UKIP has what every political party wants…Momentum

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The nationalist UK Independence Party (UKIP) has been the biggest beneficiary of the loss support for the traditional three large parties – the Conservatives, Labour and Liberal Democrats. Support for UKIP has doubled in the past two years to around 15-17%, putting it in third place, comfortably ahead of the Liberal Democrats (see Figure 1). At the last elections UKIP was just another acronym vying for attention alongside the British National Party (BNP), Scottish National Party (SNP) and Greens. Today it has two MPs – a number that is likely to rise at the next elections.

Importantly, UKIP has what every political party wants ahead of elections – momentum, and with it disproportionately high media coverage. Arguably the writing was on the wall – nationalism has been on the rise throughout Europe – and it was wishful thinking to assume the UK would be immune. Perhaps most obvious is the ascendancy in France of an already powerful Front National (FN)[1]. UKIP leader Farage only has to look across the channel to see what he could achieve.

Admittedly, the UK’s first-past the post electoral system and constituency-boundary vagaries make it difficult to accurately translate popular support into an actual number of parliamentary seats. Political analysts also acknowledge that this degree of error has increased in line with the emergence of new parties, such as UKIP, and the end of a 2-3 party political system.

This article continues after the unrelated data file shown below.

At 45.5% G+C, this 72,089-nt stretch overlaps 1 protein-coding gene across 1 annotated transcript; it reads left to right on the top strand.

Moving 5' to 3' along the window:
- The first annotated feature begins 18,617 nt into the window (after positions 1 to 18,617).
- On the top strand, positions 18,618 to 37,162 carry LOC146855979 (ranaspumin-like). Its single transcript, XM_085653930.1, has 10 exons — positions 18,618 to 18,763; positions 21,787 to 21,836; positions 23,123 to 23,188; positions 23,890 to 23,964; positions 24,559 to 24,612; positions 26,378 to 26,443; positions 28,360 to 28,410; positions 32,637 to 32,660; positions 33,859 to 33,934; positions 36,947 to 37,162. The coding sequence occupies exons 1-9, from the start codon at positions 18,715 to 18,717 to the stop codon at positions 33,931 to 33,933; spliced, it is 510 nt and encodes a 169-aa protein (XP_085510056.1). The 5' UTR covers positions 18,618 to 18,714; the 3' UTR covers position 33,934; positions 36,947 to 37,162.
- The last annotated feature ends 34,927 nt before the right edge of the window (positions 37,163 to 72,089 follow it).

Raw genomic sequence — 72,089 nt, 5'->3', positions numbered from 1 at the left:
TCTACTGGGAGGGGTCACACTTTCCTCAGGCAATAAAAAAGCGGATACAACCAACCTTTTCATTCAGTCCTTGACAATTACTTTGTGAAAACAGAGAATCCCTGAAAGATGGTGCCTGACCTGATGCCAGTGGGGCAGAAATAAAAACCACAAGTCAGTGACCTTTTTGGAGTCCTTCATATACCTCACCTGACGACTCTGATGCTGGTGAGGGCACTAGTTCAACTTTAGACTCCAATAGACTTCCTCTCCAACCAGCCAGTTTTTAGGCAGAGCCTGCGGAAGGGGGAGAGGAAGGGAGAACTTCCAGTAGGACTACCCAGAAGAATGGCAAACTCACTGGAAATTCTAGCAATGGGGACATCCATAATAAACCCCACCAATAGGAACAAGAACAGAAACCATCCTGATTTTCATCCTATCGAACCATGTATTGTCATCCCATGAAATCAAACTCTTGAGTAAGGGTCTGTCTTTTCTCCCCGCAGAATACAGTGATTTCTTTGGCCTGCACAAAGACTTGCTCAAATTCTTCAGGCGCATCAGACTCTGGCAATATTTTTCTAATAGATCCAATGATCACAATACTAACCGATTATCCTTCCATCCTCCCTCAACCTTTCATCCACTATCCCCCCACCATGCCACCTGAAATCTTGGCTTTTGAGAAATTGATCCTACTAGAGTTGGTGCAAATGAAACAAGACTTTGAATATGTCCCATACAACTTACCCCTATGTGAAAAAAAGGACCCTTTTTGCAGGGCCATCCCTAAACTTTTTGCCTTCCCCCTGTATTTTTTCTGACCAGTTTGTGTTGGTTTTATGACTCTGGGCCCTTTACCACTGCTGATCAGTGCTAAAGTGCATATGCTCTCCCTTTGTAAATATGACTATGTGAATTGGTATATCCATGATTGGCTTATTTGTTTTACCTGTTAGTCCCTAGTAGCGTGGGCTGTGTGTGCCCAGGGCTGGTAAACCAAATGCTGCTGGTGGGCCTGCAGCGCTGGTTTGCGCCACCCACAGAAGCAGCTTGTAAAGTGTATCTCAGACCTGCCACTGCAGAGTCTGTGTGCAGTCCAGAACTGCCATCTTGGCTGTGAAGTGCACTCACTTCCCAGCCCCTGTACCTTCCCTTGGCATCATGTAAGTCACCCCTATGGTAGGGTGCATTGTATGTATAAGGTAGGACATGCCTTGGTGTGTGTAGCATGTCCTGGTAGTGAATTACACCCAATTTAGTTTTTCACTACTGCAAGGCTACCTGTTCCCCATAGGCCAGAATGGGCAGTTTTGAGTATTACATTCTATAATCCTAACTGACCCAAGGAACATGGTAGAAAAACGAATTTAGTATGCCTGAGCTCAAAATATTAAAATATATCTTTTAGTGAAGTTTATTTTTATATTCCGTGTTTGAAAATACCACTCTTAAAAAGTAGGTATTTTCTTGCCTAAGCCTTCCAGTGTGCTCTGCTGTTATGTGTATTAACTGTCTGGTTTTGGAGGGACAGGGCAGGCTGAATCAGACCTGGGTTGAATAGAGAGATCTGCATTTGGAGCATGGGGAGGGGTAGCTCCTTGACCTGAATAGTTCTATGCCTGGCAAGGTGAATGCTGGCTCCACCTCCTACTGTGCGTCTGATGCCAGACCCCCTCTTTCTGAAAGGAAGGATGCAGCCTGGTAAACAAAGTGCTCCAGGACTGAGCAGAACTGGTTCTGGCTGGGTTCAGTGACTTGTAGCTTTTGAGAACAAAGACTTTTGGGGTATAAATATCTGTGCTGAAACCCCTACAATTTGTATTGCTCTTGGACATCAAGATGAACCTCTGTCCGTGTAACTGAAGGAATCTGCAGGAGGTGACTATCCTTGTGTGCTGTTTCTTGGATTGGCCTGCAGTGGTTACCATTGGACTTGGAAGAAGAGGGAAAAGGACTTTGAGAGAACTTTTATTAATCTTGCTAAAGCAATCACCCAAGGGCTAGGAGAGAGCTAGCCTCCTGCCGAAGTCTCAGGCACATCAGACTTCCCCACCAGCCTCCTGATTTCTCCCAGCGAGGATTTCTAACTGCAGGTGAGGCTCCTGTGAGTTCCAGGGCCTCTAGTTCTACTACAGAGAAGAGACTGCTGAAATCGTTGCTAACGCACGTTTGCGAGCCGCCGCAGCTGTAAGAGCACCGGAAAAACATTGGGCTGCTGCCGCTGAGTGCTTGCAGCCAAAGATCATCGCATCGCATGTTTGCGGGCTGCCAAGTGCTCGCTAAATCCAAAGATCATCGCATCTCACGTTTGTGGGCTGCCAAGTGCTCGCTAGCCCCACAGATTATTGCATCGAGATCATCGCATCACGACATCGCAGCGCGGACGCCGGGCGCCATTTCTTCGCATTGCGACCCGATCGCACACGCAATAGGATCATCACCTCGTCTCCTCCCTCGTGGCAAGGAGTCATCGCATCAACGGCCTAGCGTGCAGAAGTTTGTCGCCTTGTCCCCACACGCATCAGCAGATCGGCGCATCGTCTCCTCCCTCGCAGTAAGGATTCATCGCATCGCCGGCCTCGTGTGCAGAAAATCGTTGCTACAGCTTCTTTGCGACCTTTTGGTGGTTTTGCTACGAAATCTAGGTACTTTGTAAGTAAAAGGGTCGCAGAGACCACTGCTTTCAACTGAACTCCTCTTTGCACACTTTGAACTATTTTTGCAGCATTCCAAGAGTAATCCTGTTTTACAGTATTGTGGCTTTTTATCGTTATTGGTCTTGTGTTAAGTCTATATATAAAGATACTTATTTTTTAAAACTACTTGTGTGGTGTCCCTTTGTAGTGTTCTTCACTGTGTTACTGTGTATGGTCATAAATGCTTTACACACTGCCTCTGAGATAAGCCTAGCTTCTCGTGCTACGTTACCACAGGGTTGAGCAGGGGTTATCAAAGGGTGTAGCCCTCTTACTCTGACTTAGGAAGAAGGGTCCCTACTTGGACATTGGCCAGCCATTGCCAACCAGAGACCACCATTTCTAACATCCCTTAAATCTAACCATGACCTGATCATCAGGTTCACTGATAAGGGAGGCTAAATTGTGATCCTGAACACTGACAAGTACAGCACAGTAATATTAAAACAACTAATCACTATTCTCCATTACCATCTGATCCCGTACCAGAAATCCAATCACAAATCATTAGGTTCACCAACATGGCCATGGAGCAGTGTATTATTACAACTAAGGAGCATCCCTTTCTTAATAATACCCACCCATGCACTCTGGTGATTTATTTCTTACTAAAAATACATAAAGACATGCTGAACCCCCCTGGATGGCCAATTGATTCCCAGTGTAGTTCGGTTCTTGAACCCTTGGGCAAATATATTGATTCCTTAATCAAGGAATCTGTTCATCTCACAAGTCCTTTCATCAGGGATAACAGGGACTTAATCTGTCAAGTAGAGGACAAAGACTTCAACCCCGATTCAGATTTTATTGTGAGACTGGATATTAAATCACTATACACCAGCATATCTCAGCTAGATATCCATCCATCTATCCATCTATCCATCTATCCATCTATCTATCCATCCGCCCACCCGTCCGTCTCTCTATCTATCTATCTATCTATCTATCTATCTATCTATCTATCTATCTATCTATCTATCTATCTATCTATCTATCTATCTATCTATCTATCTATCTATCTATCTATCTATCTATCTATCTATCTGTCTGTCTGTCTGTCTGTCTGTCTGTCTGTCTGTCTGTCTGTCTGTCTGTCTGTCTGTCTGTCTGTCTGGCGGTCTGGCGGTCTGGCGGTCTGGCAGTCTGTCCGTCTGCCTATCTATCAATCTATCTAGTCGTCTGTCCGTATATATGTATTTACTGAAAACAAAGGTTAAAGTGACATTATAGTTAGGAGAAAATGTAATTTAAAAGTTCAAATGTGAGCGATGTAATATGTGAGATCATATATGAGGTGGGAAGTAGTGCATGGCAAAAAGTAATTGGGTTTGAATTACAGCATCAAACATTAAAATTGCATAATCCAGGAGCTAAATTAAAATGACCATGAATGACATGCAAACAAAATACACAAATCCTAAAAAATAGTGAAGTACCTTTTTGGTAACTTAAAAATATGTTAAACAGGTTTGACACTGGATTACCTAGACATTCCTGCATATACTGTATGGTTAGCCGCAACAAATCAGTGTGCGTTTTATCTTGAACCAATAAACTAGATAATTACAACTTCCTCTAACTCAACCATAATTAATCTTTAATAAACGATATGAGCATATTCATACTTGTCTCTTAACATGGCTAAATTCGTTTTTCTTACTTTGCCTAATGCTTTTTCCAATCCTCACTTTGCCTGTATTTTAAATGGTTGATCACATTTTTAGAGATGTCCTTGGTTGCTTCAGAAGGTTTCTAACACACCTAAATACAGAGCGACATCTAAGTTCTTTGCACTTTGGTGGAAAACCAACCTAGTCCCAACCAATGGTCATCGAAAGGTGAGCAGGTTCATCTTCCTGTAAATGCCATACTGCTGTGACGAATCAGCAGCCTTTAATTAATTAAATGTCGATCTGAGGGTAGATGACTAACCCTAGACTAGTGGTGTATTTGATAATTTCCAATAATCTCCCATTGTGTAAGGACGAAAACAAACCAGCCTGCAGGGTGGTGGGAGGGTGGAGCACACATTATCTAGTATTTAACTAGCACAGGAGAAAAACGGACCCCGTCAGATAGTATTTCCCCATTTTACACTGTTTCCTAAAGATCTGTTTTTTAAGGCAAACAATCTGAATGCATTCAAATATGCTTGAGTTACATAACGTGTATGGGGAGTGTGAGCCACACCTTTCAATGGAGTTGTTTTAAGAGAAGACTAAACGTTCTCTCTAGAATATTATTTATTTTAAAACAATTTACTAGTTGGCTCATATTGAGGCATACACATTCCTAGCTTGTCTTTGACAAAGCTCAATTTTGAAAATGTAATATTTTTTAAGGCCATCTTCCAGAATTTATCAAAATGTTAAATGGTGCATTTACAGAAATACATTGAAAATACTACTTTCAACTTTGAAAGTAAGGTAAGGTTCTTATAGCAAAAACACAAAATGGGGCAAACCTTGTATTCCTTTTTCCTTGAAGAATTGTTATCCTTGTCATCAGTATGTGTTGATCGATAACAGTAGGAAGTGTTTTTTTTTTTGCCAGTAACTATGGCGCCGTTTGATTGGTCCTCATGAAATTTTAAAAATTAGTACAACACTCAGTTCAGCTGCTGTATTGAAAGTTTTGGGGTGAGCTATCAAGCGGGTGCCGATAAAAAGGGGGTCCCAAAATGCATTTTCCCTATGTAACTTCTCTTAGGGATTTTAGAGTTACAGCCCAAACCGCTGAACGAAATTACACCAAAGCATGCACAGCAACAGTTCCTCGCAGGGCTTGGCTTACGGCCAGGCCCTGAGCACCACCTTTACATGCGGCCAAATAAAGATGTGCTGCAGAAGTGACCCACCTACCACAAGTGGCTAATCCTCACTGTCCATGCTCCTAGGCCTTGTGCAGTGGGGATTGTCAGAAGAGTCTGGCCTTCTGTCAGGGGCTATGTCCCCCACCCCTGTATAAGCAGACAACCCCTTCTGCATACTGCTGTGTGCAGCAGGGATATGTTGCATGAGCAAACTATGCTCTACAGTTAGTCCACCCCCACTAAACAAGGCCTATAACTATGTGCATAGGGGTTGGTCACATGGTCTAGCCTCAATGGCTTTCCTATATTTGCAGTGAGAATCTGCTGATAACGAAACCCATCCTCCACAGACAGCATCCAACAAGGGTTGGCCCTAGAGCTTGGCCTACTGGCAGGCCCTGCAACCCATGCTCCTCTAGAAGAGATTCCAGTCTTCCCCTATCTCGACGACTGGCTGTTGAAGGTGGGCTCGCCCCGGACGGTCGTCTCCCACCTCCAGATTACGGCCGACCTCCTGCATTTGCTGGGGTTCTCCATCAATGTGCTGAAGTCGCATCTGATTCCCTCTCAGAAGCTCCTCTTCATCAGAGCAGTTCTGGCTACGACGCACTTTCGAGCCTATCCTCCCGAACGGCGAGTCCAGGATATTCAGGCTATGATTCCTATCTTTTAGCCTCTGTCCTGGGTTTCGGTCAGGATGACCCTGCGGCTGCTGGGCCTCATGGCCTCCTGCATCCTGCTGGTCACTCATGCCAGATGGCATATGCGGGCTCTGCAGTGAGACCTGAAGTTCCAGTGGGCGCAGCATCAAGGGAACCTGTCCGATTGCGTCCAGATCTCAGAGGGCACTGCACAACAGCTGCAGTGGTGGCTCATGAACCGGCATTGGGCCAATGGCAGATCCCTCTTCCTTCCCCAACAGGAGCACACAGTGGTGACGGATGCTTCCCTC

However, it’s clear that Prime Minister Cameron needs to score some big political points post haste to secure even a narrow victory over Labour. This likely means arresting and ideally reversing UKIP’s steady rise. More on that in following commentaries.

Olivier Desbarres figure 4

Figure 1: Support for Labour has steadily eroded with UKIP greatest beneficiary. Source: http://www.bbc.co.uk/news/uk-politics-27330849

 

Olivier Desbarres is a former G10 and emerging markets economist, rates & currency strategist with 15 years experience. He has written extensively on EU membership and is now an independent commentator.


[1] The FN won May’s EU Parliament elections with 25% of the votes (ahead of the incumbent Socialists), it has for the first time two deputies in the Senate and FN leader Marine Le Pen dramatically topped a recent presidential election poll.

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